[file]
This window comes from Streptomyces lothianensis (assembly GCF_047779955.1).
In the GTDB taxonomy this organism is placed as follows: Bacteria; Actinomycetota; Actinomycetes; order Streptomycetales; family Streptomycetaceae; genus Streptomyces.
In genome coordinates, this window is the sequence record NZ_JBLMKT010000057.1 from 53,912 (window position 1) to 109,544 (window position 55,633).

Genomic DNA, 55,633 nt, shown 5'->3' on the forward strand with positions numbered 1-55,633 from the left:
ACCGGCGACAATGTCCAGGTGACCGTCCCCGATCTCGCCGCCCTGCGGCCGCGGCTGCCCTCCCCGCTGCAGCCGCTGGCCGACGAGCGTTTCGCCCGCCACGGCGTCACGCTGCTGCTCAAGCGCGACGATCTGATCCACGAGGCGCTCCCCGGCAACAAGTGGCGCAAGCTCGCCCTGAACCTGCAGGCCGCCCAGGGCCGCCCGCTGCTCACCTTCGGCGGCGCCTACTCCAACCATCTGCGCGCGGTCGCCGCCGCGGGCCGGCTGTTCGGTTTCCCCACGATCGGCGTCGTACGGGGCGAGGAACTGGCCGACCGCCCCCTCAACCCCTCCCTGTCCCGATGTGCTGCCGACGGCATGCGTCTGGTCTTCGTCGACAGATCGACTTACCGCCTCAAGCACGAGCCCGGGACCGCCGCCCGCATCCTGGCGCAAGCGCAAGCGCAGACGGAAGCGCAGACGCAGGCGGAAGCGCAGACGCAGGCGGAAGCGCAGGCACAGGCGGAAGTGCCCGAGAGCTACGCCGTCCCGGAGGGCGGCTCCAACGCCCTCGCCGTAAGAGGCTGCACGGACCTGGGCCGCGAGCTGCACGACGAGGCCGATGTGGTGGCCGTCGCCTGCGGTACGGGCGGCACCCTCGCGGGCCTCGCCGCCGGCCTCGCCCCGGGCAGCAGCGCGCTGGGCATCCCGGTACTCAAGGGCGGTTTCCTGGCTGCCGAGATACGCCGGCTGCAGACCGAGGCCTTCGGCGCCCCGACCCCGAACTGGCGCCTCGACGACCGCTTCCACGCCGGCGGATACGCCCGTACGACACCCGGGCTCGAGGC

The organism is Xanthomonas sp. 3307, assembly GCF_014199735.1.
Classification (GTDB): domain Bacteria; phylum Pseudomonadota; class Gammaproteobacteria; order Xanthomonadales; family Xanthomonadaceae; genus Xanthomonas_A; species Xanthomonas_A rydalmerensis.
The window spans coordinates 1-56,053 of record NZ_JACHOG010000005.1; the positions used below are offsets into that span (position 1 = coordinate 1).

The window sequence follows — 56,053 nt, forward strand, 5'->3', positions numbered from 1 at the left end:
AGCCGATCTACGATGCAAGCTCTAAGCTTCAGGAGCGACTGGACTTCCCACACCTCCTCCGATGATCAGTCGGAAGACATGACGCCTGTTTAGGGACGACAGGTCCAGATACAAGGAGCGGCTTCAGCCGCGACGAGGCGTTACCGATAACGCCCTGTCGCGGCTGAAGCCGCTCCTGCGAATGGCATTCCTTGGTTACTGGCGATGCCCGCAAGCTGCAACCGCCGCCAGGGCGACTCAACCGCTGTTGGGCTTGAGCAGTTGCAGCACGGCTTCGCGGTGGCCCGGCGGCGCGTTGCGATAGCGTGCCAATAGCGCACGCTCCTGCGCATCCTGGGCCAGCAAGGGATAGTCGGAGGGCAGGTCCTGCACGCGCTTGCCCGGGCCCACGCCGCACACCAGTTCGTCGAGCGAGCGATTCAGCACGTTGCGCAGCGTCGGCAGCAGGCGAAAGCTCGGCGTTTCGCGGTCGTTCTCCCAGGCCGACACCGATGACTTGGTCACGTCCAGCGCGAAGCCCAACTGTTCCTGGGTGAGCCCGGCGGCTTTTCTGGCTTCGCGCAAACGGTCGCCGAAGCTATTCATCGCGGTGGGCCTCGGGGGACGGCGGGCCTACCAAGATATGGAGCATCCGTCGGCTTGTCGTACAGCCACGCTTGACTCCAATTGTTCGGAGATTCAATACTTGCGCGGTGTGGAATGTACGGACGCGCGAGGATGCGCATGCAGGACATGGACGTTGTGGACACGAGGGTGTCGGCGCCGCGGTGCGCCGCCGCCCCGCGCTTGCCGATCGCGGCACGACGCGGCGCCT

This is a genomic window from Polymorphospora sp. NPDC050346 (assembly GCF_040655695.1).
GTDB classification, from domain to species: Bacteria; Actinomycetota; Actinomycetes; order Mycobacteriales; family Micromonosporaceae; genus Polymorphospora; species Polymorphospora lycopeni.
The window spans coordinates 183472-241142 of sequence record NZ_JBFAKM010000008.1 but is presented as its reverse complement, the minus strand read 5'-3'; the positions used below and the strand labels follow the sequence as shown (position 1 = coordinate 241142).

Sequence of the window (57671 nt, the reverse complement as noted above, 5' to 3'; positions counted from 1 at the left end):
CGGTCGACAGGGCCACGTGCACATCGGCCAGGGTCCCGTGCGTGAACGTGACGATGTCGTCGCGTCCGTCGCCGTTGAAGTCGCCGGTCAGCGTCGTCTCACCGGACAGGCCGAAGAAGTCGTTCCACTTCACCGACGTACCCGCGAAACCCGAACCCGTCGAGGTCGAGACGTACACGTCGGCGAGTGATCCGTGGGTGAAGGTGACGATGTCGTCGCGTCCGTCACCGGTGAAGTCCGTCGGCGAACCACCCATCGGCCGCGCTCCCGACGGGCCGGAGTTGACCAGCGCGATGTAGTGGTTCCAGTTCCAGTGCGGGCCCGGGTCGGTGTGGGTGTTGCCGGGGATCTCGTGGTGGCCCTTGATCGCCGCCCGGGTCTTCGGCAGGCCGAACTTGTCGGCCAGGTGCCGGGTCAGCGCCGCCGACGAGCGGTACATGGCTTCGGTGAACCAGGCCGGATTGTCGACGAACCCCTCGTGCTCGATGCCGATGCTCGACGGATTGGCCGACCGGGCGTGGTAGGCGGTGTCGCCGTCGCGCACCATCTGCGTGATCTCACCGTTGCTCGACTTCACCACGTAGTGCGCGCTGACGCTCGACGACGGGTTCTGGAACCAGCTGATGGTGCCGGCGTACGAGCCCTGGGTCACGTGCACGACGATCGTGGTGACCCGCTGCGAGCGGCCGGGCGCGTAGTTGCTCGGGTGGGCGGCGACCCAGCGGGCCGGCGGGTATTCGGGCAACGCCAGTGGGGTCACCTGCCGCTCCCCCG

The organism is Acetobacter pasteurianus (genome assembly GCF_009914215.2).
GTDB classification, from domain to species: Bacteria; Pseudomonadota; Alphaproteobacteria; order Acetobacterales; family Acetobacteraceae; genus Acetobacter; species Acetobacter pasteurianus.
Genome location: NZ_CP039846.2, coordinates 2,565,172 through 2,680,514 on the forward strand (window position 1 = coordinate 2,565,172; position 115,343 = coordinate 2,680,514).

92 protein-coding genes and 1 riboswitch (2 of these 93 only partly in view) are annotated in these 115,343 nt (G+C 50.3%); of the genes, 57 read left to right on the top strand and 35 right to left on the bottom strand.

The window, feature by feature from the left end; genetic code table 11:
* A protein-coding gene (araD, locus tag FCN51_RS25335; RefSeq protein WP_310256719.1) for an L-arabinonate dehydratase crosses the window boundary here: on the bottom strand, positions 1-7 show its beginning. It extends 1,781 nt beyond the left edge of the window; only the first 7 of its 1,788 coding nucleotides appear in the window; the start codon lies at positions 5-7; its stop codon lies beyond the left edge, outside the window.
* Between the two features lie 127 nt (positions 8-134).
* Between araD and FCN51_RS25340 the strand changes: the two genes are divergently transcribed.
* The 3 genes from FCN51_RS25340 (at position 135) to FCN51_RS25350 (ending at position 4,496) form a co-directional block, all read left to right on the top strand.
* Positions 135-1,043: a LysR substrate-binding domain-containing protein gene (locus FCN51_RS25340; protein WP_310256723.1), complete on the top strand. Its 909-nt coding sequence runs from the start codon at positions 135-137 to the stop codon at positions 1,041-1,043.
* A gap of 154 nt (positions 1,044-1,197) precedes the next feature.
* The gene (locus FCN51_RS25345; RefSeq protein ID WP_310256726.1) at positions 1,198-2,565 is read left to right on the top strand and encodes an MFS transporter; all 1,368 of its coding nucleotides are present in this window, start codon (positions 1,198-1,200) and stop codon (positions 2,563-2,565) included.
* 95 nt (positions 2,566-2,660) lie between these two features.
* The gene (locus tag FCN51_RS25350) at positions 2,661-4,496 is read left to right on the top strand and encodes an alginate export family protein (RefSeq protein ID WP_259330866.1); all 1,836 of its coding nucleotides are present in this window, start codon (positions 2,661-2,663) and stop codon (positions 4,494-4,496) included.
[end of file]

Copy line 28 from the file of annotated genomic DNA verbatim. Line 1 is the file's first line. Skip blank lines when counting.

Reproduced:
* 95 nt (positions 2,566-2,660) lie between these two features.